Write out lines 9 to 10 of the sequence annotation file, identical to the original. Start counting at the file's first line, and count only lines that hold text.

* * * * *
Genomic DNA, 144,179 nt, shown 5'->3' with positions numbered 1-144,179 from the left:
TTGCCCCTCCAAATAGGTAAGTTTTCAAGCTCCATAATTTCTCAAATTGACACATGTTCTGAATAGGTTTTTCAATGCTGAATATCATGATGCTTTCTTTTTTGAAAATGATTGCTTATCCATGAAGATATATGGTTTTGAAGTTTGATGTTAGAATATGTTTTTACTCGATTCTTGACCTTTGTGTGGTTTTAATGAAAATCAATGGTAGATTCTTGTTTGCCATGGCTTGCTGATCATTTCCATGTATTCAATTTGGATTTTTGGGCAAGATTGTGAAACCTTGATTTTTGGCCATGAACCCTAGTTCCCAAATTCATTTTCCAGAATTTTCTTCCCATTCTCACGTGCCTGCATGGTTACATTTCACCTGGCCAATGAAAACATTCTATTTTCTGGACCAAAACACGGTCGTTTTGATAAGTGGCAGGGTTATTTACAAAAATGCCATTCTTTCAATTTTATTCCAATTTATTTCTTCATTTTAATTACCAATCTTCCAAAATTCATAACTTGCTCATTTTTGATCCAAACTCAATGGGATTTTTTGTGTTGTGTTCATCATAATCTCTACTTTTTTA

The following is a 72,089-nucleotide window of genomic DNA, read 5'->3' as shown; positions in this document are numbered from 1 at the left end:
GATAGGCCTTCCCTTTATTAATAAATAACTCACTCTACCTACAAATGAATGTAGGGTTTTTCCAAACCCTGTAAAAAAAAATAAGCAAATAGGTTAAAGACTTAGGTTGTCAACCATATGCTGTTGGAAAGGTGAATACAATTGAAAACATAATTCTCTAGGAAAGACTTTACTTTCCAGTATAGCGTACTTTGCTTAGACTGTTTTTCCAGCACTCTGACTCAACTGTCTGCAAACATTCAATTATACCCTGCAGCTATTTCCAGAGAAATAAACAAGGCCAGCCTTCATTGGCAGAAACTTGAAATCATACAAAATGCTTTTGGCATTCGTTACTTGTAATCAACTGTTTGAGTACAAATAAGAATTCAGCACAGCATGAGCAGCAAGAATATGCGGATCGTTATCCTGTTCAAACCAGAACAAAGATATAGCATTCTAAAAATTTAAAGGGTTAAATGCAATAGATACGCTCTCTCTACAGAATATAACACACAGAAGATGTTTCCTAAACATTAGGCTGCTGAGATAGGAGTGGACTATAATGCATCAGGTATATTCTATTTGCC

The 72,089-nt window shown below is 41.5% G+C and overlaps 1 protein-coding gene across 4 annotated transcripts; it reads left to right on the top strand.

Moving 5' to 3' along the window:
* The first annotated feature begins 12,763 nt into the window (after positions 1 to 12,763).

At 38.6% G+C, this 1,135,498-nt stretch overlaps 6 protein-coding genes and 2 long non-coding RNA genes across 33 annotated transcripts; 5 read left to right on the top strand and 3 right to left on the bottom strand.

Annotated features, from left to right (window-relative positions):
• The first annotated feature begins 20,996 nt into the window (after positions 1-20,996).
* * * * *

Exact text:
Annotated features, from left to right (window-relative positions):
• The first annotated feature begins 20,996 nt into the window (after positions 1-20,996).